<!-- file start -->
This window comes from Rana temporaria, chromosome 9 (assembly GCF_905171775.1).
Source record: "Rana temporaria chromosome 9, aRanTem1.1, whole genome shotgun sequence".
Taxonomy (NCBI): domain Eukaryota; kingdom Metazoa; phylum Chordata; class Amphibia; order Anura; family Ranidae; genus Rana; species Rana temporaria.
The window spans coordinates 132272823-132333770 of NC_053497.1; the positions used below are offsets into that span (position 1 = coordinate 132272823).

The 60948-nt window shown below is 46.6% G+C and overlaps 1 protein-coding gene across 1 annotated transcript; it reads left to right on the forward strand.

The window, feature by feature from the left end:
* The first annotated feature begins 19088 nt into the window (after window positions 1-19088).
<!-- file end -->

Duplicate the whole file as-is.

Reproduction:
This window comes from Rana temporaria, chromosome 9 (assembly GCF_905171775.1).
Source record: "Rana temporaria chromosome 9, aRanTem1.1, whole genome shotgun sequence".
Taxonomy (NCBI): domain Eukaryota; kingdom Metazoa; phylum Chordata; class Amphibia; order Anura; family Ranidae; genus Rana; species Rana temporaria.
The window spans coordinates 132272823-132333770 of NC_053497.1; the positions used below are offsets into that span (position 1 = coordinate 132272823).

The 60948-nt window shown below is 46.6% G+C and overlaps 1 protein-coding gene across 1 annotated transcript; it reads left to right on the forward strand.

The window, feature by feature from the left end:
* The first annotated feature begins 19088 nt into the window (after window positions 1-19088).